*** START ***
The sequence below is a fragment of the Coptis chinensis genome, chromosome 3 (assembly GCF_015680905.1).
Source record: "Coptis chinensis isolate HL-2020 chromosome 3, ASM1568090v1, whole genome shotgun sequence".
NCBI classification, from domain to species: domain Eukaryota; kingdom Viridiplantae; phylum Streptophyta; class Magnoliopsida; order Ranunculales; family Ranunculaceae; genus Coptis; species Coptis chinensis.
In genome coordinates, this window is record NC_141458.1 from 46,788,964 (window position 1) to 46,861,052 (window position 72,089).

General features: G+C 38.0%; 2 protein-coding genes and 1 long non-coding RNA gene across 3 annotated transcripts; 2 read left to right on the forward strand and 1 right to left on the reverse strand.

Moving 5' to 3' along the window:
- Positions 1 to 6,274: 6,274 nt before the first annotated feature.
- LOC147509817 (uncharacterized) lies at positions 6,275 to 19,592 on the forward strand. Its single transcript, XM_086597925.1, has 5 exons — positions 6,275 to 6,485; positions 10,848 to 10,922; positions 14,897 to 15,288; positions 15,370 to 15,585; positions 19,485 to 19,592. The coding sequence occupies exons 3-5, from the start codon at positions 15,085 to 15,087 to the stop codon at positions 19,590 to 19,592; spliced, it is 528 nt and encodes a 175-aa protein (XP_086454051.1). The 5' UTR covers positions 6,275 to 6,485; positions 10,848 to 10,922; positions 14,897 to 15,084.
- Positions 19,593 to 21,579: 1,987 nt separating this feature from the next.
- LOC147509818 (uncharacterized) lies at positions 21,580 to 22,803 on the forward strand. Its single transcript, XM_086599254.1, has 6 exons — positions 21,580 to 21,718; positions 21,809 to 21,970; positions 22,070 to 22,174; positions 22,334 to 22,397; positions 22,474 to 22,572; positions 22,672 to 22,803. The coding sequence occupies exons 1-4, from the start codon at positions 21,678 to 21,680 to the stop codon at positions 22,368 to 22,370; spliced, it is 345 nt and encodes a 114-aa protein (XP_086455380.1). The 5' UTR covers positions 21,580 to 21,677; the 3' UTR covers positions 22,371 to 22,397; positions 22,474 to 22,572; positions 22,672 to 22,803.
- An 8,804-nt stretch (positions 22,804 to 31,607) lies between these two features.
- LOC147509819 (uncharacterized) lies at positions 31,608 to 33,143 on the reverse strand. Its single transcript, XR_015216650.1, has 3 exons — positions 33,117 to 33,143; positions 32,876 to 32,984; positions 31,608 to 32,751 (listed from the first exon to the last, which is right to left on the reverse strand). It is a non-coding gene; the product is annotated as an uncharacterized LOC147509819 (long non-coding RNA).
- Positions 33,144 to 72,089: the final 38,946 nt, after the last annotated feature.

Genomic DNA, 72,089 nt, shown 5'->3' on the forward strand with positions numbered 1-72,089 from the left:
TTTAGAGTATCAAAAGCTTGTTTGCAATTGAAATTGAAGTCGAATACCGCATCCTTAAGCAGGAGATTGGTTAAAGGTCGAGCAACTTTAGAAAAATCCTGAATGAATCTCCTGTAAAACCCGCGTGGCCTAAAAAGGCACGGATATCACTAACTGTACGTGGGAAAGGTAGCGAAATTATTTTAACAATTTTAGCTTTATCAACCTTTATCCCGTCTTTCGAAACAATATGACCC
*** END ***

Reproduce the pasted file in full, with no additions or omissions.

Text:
The sequence below is a fragment of the Coptis chinensis genome, chromosome 3 (assembly GCF_015680905.1).
Source record: "Coptis chinensis isolate HL-2020 chromosome 3, ASM1568090v1, whole genome shotgun sequence".
NCBI classification, from domain to species: domain Eukaryota; kingdom Viridiplantae; phylum Streptophyta; class Magnoliopsida; order Ranunculales; family Ranunculaceae; genus Coptis; species Coptis chinensis.
In genome coordinates, this window is record NC_141458.1 from 46,788,964 (window position 1) to 46,861,052 (window position 72,089).

General features: G+C 38.0%; 2 protein-coding genes and 1 long non-coding RNA gene across 3 annotated transcripts; 2 read left to right on the forward strand and 1 right to left on the reverse strand.

Moving 5' to 3' along the window:
- Positions 1 to 6,274: 6,274 nt before the first annotated feature.
- LOC147509817 (uncharacterized) lies at positions 6,275 to 19,592 on the forward strand. Its single transcript, XM_086597925.1, has 5 exons — positions 6,275 to 6,485; positions 10,848 to 10,922; positions 14,897 to 15,288; positions 15,370 to 15,585; positions 19,485 to 19,592. The coding sequence occupies exons 3-5, from the start codon at positions 15,085 to 15,087 to the stop codon at positions 19,590 to 19,592; spliced, it is 528 nt and encodes a 175-aa protein (XP_086454051.1). The 5' UTR covers positions 6,275 to 6,485; positions 10,848 to 10,922; positions 14,897 to 15,084.
- Positions 19,593 to 21,579: 1,987 nt separating this feature from the next.
- LOC147509818 (uncharacterized) lies at positions 21,580 to 22,803 on the forward strand. Its single transcript, XM_086599254.1, has 6 exons — positions 21,580 to 21,718; positions 21,809 to 21,970; positions 22,070 to 22,174; positions 22,334 to 22,397; positions 22,474 to 22,572; positions 22,672 to 22,803. The coding sequence occupies exons 1-4, from the start codon at positions 21,678 to 21,680 to the stop codon at positions 22,368 to 22,370; spliced, it is 345 nt and encodes a 114-aa protein (XP_086455380.1). The 5' UTR covers positions 21,580 to 21,677; the 3' UTR covers positions 22,371 to 22,397; positions 22,474 to 22,572; positions 22,672 to 22,803.
- An 8,804-nt stretch (positions 22,804 to 31,607) lies between these two features.
- LOC147509819 (uncharacterized) lies at positions 31,608 to 33,143 on the reverse strand. Its single transcript, XR_015216650.1, has 3 exons — positions 33,117 to 33,143; positions 32,876 to 32,984; positions 31,608 to 32,751 (listed from the first exon to the last, which is right to left on the reverse strand). It is a non-coding gene; the product is annotated as an uncharacterized LOC147509819 (long non-coding RNA).
- Positions 33,144 to 72,089: the final 38,946 nt, after the last annotated feature.

Genomic DNA, 72,089 nt, shown 5'->3' on the forward strand with positions numbered 1-72,089 from the left:
TTTAGAGTATCAAAAGCTTGTTTGCAATTGAAATTGAAGTCGAATACCGCATCCTTAAGCAGGAGATTGGTTAAAGGTCGAGCAACTTTAGAAAAATCCTGAATGAATCTCCTGTAAAACCCGCGTGGCCTAAAAAGGCACGGATATCACTAACTGTACGTGGGAAAGGTAGCGAAATTATTTTAACAATTTTAGCTTTATCAACCTTTATCCCGTCTTTCGAAACAATATGACCC